FFA-->Acetyl Coa-->TCA-->oxidative phosphorylation (ETC)-->ATP!
(Eventually, KETOGENESIS occurs. Acetyl Coa-->KB's)
What happens in muscle during fasting state?
--Muscle protein broken down (proteolysis)-->releases alanine-->goes to liver (alanine cycle)-->converted to GLUCOSE (gluconeogenesis)

--Proteolysis also releases glutamine-->supports nucleotide synthesis in dividing tissues-->creates alanine-->goes to liver-->converted to GLUCOSE (gluconeogenesis)

Beta oxidation
FFA-->Acetyl Coa-->TCA-->oxidative phosphorylation (ETC)-->ATP!
What happens in adipose tissue during fasting state?

FFA-->used in beta oxidation

GLYCEROL-->used in liver for gluconeogenesis.
What is ketogenesis?
--During long fast, too much acetyl Coa is made by beta-oxidation-->can no longer enter TCA cycle.
--excess acetyl Coa-->ketone bodies!
-->can generate energy in brain and muscle-->spares glucose for RBC, which NEEDS it.
How are delta-G and delta-G* computed?

How do they affect whether biochemical reactions occur?
delta G=delta-G*+RTln[products]/[reactants]

--delta-G* is a CONSTANT-->measure of INHERENT ability of reactants to make products. (Keq is measured in test tube w/fixed amount of products, reactants-->rxn allowed to go to completion, then determine rxn specifics
-->if Keq>1, delta-G* is negative-->makes delta-G negative-->exergonic!
-->if Keq=<1, delta-G* is positive-->makes delta-G positive-->endergonic!
If a reaction is energetically unfavorable, how can you get it to occur?
--Need your delta-G to be negative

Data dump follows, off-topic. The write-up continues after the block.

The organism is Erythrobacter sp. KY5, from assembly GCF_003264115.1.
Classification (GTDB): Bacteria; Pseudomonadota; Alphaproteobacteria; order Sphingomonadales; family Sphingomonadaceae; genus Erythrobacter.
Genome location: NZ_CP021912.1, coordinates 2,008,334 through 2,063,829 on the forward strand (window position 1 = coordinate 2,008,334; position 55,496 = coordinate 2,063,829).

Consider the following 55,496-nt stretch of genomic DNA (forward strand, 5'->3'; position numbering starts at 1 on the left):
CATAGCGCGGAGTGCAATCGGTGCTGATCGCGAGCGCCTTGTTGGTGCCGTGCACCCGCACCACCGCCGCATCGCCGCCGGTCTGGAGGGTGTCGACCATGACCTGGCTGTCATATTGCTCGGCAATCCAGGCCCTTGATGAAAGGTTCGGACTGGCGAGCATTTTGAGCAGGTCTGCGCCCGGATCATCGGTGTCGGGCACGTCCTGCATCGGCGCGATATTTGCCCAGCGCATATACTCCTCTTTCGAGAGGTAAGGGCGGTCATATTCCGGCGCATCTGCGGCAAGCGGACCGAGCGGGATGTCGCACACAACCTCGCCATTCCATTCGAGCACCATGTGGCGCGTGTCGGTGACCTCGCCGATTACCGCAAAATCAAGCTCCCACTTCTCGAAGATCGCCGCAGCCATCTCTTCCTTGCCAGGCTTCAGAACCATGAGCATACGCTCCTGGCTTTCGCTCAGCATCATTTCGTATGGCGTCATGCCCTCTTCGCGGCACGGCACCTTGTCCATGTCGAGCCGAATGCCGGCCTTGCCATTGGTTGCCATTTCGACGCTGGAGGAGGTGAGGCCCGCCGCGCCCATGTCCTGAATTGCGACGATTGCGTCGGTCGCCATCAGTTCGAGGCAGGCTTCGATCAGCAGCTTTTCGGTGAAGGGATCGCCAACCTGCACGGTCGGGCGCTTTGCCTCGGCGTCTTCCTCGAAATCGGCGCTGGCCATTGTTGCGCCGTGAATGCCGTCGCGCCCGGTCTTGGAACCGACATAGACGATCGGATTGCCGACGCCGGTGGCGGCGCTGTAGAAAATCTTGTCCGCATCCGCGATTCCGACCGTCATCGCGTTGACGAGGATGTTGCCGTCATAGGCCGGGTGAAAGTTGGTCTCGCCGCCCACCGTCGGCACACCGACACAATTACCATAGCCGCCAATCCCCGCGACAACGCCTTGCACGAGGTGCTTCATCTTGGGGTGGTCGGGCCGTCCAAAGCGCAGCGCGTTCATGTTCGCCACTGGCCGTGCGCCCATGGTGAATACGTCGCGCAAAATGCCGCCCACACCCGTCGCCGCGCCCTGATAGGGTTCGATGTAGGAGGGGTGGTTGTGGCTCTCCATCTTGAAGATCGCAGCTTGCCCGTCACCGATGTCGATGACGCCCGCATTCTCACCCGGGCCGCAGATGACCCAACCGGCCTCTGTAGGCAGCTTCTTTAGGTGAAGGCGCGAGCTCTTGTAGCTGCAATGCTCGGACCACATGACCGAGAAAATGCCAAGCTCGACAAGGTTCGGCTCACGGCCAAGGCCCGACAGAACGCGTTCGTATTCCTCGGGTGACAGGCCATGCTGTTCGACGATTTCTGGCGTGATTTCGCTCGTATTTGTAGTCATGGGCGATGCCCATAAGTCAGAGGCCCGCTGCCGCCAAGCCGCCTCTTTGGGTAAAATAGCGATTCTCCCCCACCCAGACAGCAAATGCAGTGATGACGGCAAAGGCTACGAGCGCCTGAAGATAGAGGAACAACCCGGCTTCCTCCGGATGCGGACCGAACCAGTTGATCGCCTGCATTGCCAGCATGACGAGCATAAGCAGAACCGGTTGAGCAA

--Overall, reactions are additive-->so..can couple reactions w/ATP hydrolysis to make an OVERALL negative delta-G*-->makes a negative delta-G-->spontaneous rxn
-->can also use substrate level phosphorylation to make ATP. High energy phosphate bond on another molecule is cleaved, releasing energy, which drives endergonic formation of ATP.
What are roles of NAD, NADP, FAD, and CoA in metabolism?
-->electrons/protons are removed and transferred to NAD+, NADP+, FAD+-->forms NADH, NADPH, FADH-

NADH/FADH--> dump their electrons/protons into ETC-->make ATP!

NADPH-->gives up electrons/protons to produce reducing equivalents to make macromolecules and neutralize oxygen species.

CoA-->another important carrier in metabolism.
-->Acetic and fatty acids not v. reactive-->bound to CoA->forms acetyl CoA and acyl CoA-->SUPER reactive!
What are ways that metabolic pathways are regulated?
1) reversible phosphorylatio-->add (kinase) or remove (phosphatase) to/from serine, threonine, or tyrosine-->can ACTIVATE or INACTIVATE enzyme.

2) allosteric regulation-->small molecules bind to enzyme-->alter activity
3) change enzyme level-->signals will increase synthesis of enzymes when they need them in pathways (induction) or turn off production if they're not needed (repression)
4) compartmentalization-->pathways can use COMMON intermediates-->keep these substrates separate (different compartments) to decrease competition for intermediates.
What is glycolysis?
glucose-->pyruvate (aerobic)
glucose-->lactate (anaerobic)

pyruvate-->fat (lipogenesis)
pyruvate-->acetyl Coa-->TCA-->oxidative phosphorylation (oxidation)
What is lipolysis?
hydrolysis of stored TAGs-->FFA+glycerol-->transported to tissues for energy generation
What is glycogenolysis?
What is beta-oxidation?
oxidation of FFA-->produces acetyl CoA in the mitochondria
What is proteolysis?
Breakdown of proteins into a.acids-->used in gluconeogenesis
What is ketogenesis?
Acetyl Coa-->ketone bodies